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XML Parser: Reading between angle bracket

  Asked By: Leona    Date: Jan 03    Category: MS Office    Views: 1385

I am writing a XML to excel Parser.Now in XML I have
some value between angle brackets (<>) and i want to
read that value and want to display it in excel.

For e.g <3456>

I want to write a code which first see "<" and then
see ">" and read the text between the bracket and
display it in excel.

Can some one tell me How can i do this?



6 Answers Found

Answer #1    Answered By: Jakson Williams     Answered On: Jan 03

You would step through each character in a string (the whole or part of the
XML file) and compare each character "<"

when you found it you would then continue to step through the string comparing
each character with ">", other characters would be added to a string variable.

When you hit the ">" You would (either in the process or subsequently) test
the content of the string variable to see if it represented a valid numerical

Then you would make the value of the relevant cell in your spreadsheet equal
to either the numeric value (using cLng or a similar casting function) or the
string value directly.

Answer #2    Answered By: Abney Martin     Answered On: Jan 03

You need to use the InStr VBA function to find the starting and ending
position of the brackets, however, brackets  are common in XML/HTML code,
and you are better off finding a unique value closest to the "<" bracket
first before moving onto breaking out the data.

Look up the use of InStr, to learn how to find the position (numeric)
location of a text  string. Then write  your code  to find the position of
the unique value mentioned above, then the starting and ending positions
of the brackets there after. Once you have these positions you can pull
the data from between them.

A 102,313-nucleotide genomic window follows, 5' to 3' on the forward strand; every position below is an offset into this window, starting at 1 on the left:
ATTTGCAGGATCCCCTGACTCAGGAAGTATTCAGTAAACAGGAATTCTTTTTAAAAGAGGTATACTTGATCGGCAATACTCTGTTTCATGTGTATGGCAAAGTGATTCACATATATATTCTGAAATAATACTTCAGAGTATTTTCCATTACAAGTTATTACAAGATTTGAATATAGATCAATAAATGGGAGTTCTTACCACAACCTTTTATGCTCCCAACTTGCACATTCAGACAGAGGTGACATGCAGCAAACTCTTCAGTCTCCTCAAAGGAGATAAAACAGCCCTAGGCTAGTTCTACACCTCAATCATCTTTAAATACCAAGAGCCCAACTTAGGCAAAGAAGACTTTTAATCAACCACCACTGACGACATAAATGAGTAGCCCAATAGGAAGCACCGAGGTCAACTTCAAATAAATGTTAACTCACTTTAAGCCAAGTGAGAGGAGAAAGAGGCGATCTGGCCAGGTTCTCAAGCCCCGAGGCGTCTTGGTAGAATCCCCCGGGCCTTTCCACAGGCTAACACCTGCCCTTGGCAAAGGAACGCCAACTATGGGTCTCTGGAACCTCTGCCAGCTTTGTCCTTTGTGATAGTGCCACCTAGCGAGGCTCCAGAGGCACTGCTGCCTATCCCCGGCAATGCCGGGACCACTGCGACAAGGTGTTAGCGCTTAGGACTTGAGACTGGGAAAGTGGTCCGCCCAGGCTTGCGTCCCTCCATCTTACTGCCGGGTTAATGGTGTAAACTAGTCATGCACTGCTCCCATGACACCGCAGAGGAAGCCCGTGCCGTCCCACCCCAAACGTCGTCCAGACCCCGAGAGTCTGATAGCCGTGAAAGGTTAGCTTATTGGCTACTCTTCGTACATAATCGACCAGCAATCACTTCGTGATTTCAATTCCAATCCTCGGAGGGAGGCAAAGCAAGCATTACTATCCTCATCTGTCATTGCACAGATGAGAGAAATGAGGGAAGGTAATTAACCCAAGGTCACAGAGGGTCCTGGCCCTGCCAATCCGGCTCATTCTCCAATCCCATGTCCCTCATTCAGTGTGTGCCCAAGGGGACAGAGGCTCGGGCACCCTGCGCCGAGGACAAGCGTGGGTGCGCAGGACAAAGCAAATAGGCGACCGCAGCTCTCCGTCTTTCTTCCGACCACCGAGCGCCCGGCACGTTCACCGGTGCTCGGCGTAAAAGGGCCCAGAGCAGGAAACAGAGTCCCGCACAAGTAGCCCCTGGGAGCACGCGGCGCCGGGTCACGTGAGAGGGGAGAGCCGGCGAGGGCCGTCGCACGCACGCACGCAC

Answer #3    Answered By: Fannie Gonzales     Answered On: Jan 03

But ... this doesn't sound like XML to me. It's the tags that go inside the
angle brackets  in XML, not the values. (Or possibly inside the angle
brackets, but to the right of an equals sign, and enclosed in quotes.) Are
you sure that's the actual format of your XML?

Answer #4    Answered By: Mason Evans     Answered On: Jan 03

I have never dealt with XML directly and
(by the sound of it I am lucky!) and was only answering the specific question.

I thought MS sold or gave away an XML parser  that pulls the XML into excel.
But this was in the early days of XML. Many years ago - well, about 6 or 7
years, I suppose.

Anyhow, if I was faced with that problem I would try googling and see if
someone has already done it.

Answer #5    Answered By: Ludwik Fischer     Answered On: Jan 03

Was handed an updated JSP file today with: "we've changed the business logic
in parts of this, could you update the XSL to match please". (This JSP and
the XSL do similar things for a screen display  and a generated PDF,
respectively.) So not only was I back with XML, I was comparing the logic
in two dissimilar XML-based transformers.

One has to wonder at the logic / common sense of the (presumably) clever
people who designed two similar transformation engines but used quite
incompatible syntax for things like variables, conditionals, etc.

I didn't have much hair before, but I've now pulled the rest out.

Answer #6    Answered By: Rayner Fischer     Answered On: Jan 03

Excel 2003 will open XML files and offers several ways of handling them.
Don't know about previous versions, though.

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